Even if your debt is within the statute of limitations and the collector has verified that it does indeed own your debt, you still have several ways to negotiate. Start off by offering a lump sum payment that you’re able to pay for the debt. Always make your requests in writing so that you can keep records of all your communication with the collection agency. Don’t be put off if they refuse your request at first. Negotiating debt is a several-step process so make sure they give in before you do.
Collection agencies stand to make huge margins on the amount you owe, so don’t be afraid to offer less than 25% of what you owe. Why? Because the collection agency probably only paid 6 or 7% of your unpaid balance, so even if you offer to pay 25%, they’ll be making at least a 19% profit. Think of it this way. Say your outstanding debt is $5,000. The collection agency paid about $300 for the privilege of collecting on it. If you offer to pay 25%, or $1,250, they still make out with $950 in profit. And the older your debt is, the less you can offer, especially if you’re inching closely towards the statute of limitations. That’s why it never hurts to start low in the negotiation process — it’s a completely different ballgame than working with the original creditor.
Best Practices to Always Follow When Settling Debts
We already mentioned sending all communication in writing, and we can’t stress this enough. Keep detailed records of everything you send and that the collection agency sends back. Also send everything via certified mail so that you can confirm the letter was received. Leave no room for the collection agency to claim you didn’t send something to them.
That being said, only talk to a debt collector on the phone if you’re confident in your abilities to stay calm. Debt collectors are known for being harsh and evoking strong emotional responses. If you do want to give it a try and talk to someone on the phone, just remember that you can hang up at any time. When you do talk to someone, make sure you get their full name and any other identifying information. Take comprehensive notes so that you have records of everything that was said or agreed on and you can then send a copy of your notes to the agency through the mail.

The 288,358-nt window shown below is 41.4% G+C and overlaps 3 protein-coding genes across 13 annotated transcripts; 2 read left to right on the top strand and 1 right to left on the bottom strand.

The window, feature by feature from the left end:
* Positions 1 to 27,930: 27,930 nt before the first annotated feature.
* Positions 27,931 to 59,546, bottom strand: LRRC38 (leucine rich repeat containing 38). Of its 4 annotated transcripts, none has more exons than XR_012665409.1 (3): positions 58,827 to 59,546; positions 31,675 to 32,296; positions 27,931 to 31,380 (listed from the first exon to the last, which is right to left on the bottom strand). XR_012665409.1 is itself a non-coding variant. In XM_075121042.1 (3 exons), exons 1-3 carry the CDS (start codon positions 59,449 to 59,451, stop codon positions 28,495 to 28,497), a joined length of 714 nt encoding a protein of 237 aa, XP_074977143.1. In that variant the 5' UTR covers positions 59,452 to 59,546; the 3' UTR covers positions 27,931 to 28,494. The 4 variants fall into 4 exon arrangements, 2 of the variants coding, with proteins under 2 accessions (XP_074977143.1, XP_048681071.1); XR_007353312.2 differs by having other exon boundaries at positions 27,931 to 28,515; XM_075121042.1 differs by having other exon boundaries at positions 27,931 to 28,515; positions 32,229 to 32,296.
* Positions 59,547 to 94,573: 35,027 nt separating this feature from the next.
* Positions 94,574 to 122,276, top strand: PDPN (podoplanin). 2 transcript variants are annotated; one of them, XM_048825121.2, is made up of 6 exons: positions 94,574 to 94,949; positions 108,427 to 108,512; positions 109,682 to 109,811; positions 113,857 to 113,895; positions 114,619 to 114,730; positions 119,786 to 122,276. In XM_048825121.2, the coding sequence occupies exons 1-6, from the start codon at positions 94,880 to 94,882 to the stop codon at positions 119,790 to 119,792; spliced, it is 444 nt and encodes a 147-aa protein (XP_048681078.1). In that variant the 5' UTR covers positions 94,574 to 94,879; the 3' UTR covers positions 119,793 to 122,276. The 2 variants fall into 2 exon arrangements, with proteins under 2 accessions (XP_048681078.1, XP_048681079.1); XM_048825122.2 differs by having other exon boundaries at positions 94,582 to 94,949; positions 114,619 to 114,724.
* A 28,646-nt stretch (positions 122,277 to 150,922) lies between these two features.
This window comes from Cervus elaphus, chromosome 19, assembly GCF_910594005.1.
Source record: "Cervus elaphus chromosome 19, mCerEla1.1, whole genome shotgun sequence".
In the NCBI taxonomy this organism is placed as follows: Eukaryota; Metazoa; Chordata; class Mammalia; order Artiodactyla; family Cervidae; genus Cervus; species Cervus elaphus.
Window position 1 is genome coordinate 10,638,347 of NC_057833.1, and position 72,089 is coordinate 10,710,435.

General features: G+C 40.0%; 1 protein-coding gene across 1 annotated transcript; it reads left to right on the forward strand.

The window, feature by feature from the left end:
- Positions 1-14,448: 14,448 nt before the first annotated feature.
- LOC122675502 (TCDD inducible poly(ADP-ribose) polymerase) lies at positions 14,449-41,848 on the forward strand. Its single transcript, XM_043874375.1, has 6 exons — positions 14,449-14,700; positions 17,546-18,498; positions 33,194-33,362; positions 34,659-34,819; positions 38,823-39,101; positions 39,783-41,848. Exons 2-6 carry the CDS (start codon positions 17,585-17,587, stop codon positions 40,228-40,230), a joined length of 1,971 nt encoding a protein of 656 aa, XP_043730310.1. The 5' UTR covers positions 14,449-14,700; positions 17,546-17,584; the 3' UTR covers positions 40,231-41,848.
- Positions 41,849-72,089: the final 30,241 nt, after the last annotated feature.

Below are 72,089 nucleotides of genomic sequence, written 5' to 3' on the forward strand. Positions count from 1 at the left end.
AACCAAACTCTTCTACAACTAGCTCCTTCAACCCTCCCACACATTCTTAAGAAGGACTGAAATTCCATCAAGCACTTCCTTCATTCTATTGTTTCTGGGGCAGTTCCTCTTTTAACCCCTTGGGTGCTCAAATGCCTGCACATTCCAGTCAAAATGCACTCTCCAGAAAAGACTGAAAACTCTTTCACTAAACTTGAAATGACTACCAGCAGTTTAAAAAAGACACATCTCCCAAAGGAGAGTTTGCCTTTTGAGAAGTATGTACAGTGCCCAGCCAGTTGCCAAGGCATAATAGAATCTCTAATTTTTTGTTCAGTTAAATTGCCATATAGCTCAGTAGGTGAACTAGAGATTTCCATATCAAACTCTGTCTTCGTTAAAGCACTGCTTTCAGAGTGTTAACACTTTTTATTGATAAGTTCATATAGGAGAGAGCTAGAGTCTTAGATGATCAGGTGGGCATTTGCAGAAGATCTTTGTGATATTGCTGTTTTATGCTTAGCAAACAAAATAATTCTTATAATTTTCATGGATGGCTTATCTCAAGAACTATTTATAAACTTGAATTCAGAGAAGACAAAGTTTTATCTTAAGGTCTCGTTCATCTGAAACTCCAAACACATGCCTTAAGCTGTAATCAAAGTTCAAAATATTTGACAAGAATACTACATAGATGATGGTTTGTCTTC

When negotiating a payment amount, only offer a lump sum rather than regular payments. It’s too easy for a collection agency to tack on fees and interest that will make your amount owed higher than what you agreed upon. If you don’t have enough cash on hand to make a lump sum, file a cease and desist order and start saving up for one. Since your negotiating position only strengthens with time, you may be better off waiting longer anyway.
If the debt collection agency does attempt to charge you some sort of fees or interest, check your state usury laws. These laws put limits on how much interest a creditor may charge. Make sure your collection agency is in line with state law, otherwise, it’s time to let them know that you’re aware of your rights and that the agency is violating them.
During the negotiation process, never look desperate for a settlement and be prepared for a lengthy process. If the collection agency realizes you need to settle, they’ll have the upper hand in the negotiation process and very likely refuse to lower your balance amount at all. The best case scenario is when the collection agency initiates the settlement process, but even if you’re the one making the first offer, stay calm and collected throughout the process.
Don’t forget that settling your debt isn’t just about reaching an agreement on the payment. You can also negotiate how the debt is reported to the credit bureaus. This is important because that dictates what shows up on your credit report and affects your credit score. Make sure they remove the item completely; otherwise your credit score will take a nosedive, even if it’s listed as “paid as agreed.”
Once you do reach an agreement, get all of the details in writing to ensure they don’t try to change anything at the last minute. Keep your own detailed list of what you negotiated and make sure the contract reflects everything accurately. If not, it’s time to follow up once more.
As long as you keep diligent records and handle the settlement process patiently, you have good odds of only paying a fraction of your original balance.